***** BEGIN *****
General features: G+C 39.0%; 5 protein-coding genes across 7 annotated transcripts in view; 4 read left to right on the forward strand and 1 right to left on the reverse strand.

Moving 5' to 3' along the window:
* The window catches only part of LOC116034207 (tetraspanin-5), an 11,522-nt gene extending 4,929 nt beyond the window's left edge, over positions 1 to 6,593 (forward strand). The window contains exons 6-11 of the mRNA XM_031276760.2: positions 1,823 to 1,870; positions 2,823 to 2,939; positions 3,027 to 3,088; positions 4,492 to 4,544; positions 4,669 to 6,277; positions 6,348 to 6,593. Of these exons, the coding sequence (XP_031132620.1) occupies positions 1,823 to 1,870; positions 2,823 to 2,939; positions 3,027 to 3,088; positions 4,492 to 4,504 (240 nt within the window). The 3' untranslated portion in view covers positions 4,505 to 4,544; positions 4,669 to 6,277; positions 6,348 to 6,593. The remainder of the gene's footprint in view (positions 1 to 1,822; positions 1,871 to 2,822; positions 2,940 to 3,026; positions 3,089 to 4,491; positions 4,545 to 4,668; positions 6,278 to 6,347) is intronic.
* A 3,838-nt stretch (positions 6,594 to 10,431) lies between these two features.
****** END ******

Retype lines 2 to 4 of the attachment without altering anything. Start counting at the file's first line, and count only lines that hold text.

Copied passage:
Moving 5' to 3' along the window:
* The window catches only part of LOC116034207 (tetraspanin-5), an 11,522-nt gene extending 4,929 nt beyond the window's left edge, over positions 1 to 6,593 (forward strand). The window contains exons 6-11 of the mRNA XM_031276760.2: positions 1,823 to 1,870; positions 2,823 to 2,939; positions 3,027 to 3,088; positions 4,492 to 4,544; positions 4,669 to 6,277; positions 6,348 to 6,593. Of these exons, the coding sequence (XP_031132620.1) occupies positions 1,823 to 1,870; positions 2,823 to 2,939; positions 3,027 to 3,088; positions 4,492 to 4,504 (240 nt within the window). The 3' untranslated portion in view covers positions 4,505 to 4,544; positions 4,669 to 6,277; positions 6,348 to 6,593. The remainder of the gene's footprint in view (positions 1 to 1,822; positions 1,871 to 2,822; positions 2,940 to 3,026; positions 3,089 to 4,491; positions 4,545 to 4,668; positions 6,278 to 6,347) is intronic.
* A 3,838-nt stretch (positions 6,594 to 10,431) lies between these two features.